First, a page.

Faith Issues in Film Group

An appreciation of film is all it takes to join this group. The 2023-24 season is our 25th year of celebrating the medium! 

Our group meets at 7 pm, on the first Tuesdays of each month from September through May, except December. We view the selected film on our own and then come together to discuss it. Typically, around a dozen people attend. In pre-COVID times, we met in members’ homes, but now we gather on Zoom; please contact The Church Office for the link.

We talk about character transformation, cinematic values, etc, plus our perspectives on the faith and ethical issues raised by the films. Our discussions are rich with multiple views and observations, as well as lots of laughs and caring, all enriching our relationships. And we close with prayers of the people.

Here is our 2023-24 schedule, chosen through our election process in the spring:

Sept 5 Women Talking (2022)
Oct 3 The Duke (2022)
Nov 7 Tár (2022)
Jan 2 Living (2020)
Feb 6 Hunt for the Wilderpeople (2016)
Mar 5 The Swimmers (2022)
April 2 Crip Camp (2020)
May 7 Denial (2017)

Crip Camp: A Disability Revolution (2020)

Directors: James LeBrecht and Nicole Newnham 

Available on Netflix

“This camp changed the world,” we’re told, in the early moments of James LeBrecht and Nicole Newnham’s documentary, “and nobody knew about it.” The most refreshing and surprising element of this moving chronicle is that, title notwithstanding, the subject is not Camp Jened, the Catskills getaway that offered disabled kids and teens in the 1960s a “normal” summer camp experience. It’s about how that camp was the epicenter of a movement — a place where they could be themselves and living their lives didn’t have to be a utopian ideal, but a notion that they could carry out into the world, and use as a baseline for change.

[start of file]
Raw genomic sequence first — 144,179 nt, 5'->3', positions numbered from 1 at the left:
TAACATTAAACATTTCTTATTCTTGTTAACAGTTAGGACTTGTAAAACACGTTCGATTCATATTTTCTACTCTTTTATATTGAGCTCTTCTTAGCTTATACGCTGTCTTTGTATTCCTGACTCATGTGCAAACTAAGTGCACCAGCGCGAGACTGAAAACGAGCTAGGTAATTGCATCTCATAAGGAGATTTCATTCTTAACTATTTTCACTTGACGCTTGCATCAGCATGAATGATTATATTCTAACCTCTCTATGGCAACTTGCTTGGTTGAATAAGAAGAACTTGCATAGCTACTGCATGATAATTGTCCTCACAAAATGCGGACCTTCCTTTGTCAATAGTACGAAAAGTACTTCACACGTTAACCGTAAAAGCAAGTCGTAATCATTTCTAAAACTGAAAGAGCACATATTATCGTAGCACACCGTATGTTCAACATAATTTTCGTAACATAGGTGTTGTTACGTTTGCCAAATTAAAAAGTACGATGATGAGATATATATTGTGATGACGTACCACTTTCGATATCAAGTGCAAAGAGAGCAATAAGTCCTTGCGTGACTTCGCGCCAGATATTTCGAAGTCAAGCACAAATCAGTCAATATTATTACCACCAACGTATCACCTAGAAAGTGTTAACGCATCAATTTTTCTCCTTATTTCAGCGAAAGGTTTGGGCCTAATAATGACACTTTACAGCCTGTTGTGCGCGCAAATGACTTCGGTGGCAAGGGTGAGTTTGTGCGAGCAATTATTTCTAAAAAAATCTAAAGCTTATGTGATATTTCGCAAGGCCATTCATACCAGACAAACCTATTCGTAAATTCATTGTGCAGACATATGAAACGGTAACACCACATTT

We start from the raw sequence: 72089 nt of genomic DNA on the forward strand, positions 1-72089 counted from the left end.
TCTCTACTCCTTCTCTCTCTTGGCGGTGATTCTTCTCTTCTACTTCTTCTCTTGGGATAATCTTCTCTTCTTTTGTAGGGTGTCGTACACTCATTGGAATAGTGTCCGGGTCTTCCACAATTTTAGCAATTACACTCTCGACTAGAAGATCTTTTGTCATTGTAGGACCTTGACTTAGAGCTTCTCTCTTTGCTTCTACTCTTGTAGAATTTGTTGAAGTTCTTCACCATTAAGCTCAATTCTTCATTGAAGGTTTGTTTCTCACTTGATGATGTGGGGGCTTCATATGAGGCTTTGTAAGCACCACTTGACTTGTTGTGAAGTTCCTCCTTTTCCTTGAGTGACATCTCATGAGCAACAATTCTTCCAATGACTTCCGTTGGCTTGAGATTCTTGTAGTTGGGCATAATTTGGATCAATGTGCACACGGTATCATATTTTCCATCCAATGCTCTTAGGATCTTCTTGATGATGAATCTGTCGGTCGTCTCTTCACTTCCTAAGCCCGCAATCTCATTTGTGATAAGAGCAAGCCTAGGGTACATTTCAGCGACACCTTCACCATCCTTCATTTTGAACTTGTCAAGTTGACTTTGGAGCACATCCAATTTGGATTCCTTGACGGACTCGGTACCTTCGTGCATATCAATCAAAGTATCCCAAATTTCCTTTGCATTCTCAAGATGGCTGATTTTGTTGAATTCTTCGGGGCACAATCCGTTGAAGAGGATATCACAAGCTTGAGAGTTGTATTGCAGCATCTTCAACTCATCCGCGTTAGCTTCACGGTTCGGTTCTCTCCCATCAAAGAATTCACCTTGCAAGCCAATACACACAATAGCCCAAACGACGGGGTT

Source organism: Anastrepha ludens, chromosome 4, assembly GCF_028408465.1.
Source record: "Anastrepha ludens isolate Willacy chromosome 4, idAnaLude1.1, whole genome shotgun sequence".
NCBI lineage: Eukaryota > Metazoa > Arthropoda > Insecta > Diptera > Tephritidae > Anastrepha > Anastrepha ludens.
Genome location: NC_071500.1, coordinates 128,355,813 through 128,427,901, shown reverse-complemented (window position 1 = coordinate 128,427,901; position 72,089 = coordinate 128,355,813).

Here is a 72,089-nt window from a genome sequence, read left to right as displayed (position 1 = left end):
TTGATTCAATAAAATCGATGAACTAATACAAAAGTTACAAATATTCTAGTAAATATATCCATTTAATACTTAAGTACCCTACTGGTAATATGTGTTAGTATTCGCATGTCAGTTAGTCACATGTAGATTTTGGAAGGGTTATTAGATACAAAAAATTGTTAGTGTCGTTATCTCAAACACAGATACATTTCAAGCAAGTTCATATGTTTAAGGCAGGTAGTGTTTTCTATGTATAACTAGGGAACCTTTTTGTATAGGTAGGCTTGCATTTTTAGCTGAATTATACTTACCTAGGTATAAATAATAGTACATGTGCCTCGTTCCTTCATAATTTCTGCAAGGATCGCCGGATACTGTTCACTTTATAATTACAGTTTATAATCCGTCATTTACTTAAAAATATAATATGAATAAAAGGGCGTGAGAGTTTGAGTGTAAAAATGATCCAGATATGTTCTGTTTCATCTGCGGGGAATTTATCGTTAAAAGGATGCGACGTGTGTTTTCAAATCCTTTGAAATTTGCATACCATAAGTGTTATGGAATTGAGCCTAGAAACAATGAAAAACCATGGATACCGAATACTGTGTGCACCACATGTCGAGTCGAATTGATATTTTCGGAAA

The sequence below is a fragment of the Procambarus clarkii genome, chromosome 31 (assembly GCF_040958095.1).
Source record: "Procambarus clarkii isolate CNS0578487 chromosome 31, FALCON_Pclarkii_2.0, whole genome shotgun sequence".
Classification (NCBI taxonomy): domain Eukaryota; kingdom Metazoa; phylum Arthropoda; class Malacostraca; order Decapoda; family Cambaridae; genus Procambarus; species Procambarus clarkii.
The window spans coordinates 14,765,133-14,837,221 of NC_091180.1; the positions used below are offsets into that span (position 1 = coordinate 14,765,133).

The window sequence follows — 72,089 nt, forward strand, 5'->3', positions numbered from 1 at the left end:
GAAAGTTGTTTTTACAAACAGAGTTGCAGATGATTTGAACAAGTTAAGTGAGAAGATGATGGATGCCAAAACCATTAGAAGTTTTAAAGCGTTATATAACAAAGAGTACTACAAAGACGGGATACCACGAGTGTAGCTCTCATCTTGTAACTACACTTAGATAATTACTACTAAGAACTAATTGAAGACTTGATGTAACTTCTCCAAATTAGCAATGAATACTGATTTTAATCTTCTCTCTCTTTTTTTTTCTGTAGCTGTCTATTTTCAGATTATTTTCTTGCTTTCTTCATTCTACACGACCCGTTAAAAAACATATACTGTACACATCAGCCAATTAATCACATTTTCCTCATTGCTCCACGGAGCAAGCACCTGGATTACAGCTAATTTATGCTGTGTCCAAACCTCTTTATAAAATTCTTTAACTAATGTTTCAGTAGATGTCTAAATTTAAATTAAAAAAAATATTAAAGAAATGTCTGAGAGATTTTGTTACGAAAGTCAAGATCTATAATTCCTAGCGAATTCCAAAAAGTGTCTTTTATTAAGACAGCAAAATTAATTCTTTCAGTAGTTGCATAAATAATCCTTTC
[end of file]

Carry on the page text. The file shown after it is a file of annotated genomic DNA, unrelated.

Denial (2017)

Director: Mick Jackson, Emmy Award winner for Temple Grandin

Based on the acclaimed book History on Trial: My Day in Court with a Holocaust Denier

Availability: Streaming on Amazon Prime and available on DVD

 

Denial is a movie about a real-life libel case. The filmmaking isn’t fancy or ambitious. Its aim is to tell the story of the case, from its origins to its finish, and it does so clearly, with no embellishment. Fortunately, the issues surrounding the case are so fascinating and so packed with moral importance that a straightforward telling is quite enough to make “Denial” a worthwhile drama. In 1996, the American historian Deborah Lipstadt was sued by the British historian David Irving over Lipstadt’s claim that Irving was a liar and a falsifier of history. In his books and lectures, Irving had claimed that there were no gas chambers at Auschwitz. In bringing the suit, Irving charged that Lipstadt had damaged his career and his reputation. 

This film reasserts the primacy of truth. What a tonic.